come into His kingdom. He gave and forgave to the end.
- His cup - "They also gave Me
gall for My food," was the Lords utterance
through David (Psalm 69:21). The
bitter substance was also a painkiller, the morphine of
the day. When it came time for Jesus to be crucified,
"they gave Him wine to drink mingled with gall; and
after tasting it, He was unwilling to drink" (Matthew 27:34). Our
Lord was going to drink the full cup of the pain of the
cross for us, that we might know that His was not an easy
ride, that He indeed can sympathize with our weaknesses
and suffering and still show us the way to victory.
- His humility - Christ really did,
in the words of the apostle Paul, empty Himself. The
Origin of the universe and the Master of men was to hang
naked before the minions who mustered at the Passover,
innocent but dying a brutal death no different from the
convicted thieves who flanked Him. "But I am a worm
and not a man," were His feelings, "a reproach
of men and despised by the people" (Psalm 22:6). "He
humbled Himself," states the scripture, "by
becoming obedient to the point of death, even death on a
cross" (Philippians 2:8).
- His focus - Satans shadowy
form hovered amidst the crowds and their rulers, moving
them to mock Him, saying, "If You are the Son of
God, come down from the cross" (Matthew 27:40). His
anguish at their unbelief during His most trying moments
was noted in the gospel according to Psalms: "All
who see Me sneer at Me; they separate with the lip, they
wag the head, saying, Commit Yourself to the Lord;
let Him deliver Him; let Him rescue Him, because He
delights in Him. " (Psalm 22:7,8). But,
praise be to God, Jesus was able to maintain His focus on
the purpose of His sacrifice, and not let the
short-sightedness of the crowd or the mocking of His
adversaries cause Him to swerve from His course.
- His fulfillment - Jesus
responsibility was to make sure that all Old Testament
prophecies about His time on earth were fulfilled. But
there was one prophecy left that was under His control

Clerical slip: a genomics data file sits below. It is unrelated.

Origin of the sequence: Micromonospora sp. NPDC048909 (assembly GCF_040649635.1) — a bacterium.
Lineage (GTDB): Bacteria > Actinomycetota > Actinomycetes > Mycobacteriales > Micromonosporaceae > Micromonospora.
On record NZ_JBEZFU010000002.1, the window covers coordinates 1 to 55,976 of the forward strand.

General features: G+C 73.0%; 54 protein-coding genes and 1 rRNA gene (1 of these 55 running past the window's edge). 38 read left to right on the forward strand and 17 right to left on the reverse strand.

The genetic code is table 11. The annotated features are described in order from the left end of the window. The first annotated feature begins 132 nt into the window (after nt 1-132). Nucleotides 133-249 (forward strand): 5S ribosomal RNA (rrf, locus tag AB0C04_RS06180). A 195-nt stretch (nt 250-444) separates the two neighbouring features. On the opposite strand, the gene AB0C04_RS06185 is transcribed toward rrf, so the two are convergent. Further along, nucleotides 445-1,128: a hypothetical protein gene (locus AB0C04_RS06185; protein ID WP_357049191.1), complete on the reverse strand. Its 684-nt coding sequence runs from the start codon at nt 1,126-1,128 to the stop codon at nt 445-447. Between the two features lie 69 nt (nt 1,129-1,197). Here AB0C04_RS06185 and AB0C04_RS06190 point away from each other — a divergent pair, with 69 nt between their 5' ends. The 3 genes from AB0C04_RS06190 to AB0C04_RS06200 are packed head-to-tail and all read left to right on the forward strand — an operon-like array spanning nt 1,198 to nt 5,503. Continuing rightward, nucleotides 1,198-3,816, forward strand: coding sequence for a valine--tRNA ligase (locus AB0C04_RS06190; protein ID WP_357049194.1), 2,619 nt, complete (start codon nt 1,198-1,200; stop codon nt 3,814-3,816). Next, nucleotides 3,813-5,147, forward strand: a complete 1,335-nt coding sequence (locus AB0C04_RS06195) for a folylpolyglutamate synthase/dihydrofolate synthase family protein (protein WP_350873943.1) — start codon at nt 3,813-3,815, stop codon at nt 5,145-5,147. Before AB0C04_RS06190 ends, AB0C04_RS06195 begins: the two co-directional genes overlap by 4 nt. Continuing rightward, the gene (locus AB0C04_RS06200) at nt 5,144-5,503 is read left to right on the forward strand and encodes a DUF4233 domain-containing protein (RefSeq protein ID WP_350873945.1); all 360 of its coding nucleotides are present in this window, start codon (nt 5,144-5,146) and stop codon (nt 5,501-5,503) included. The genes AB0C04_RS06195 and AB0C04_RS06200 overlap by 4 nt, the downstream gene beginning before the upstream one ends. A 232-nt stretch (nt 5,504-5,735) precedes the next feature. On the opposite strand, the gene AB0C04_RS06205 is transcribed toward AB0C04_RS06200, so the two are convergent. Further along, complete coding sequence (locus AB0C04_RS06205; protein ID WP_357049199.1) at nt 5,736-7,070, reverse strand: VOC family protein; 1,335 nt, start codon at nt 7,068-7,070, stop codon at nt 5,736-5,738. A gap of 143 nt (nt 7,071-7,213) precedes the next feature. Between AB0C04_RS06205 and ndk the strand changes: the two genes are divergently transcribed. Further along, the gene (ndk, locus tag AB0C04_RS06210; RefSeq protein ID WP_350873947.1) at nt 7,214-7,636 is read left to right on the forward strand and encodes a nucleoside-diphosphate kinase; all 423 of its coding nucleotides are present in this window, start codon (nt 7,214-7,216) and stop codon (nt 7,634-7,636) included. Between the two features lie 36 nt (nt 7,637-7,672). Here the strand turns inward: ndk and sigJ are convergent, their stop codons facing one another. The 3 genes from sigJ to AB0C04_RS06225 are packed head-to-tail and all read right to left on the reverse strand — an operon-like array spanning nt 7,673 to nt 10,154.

that yet needed to be made to happen. The apostle John
records: "After this, Jesus, knowing that all things
had already been accomplished, in order that the
scripture might be fulfilled, said, I am
thirsty. A jar full of sour wine [vinegar] was
standing there; so they put a sponge full of sour wine
upon a branch of hyssop, and brought it up to His
mouth" (John 19:28,29). The
scripture to be fulfilled was this: "And for My
thirst they gave Me vinegar to drink" (Psalm 69:21).
- His finish - In the midst of the
darkness of Golgotha, at three oclock in the
afternoon, Jesus uttered His last words, expressing His
prayer to the Father, "Into Your hand I commit My
spirit" (Psalm 31:5).
The Savior was able to move through the tense
moments of the cross with all its endemic temptations and to set
the stage for victory because of His faith in the Father.
"You will pull Me out of the net which they have secretly
laid for Me, for You are My strength." And, "You have
ransomed Me, O Lord, God of truth" (Psalm 31:5,6).
Healing the sick, giving sight to the blind, or
even raising the dead did not contain the greatest of miracles to
be performed. Those sick still became ill again; those blind
eventually lost their sight; and those resurrected died once
more. But these miracles done by the Father through Jesus were
great, and tangible; and they set the stage for what was to come.
"For the Father loves the Son," said our Lord,
"and shows Him all things that He Himself is doing; and
greater works than these will He show Him, that you may
marvel" (John 5:20). Jesus
victory over the grip of the grave was what was to be
demonstrated and proclaimed to the world. "I was dead,"
stated He in the Apocalypse, "and behold, I am alive
forevermore, and I have the keys of death and Hades" (Revelation 1:18). Believable?
Yes, because of the gospel according to Psalms.
- The subject of Psalm 16 - "For
You will not abandon my soul to Sheol," is the way
the New American Standard Version translates the verse,
"nor will You allow Your Holy One to undergo
decay" (Psalm 16:10). What is
interesting here is that the translators do not
capitalize the word "my" before
"soul" either in Psalm 16 or when it is quoted
in Acts chapter two, indicating that Davids soul
is the one under discussion. But a careful
examination will show that Jesus soul is
actually that which the prophet had in mind.
- Peters reasoning - Chosen to
have the keys of the kingdom, the apostle Peter is quoted
in the second chapter of Acts referring to Psalm 16.
"Brethren," said he to his fellow Jews on
Pentecost, 30 AD, "I may confidently say to you
regarding the patriarch David that he both died and was
buried, and his tomb is with us to this day" (Acts 2:29). Since
Peter had quoted Psalm 16 to prove Jesus
resurrection from the dead, he had to answer the
legitimate question, "Wasnt David talking
about himself?" The answer is that David could not
have been talking about himself, since David was still in
the tomb and Davids soul had been left in Hades
[Sheol]. This is the way the apostle phrased the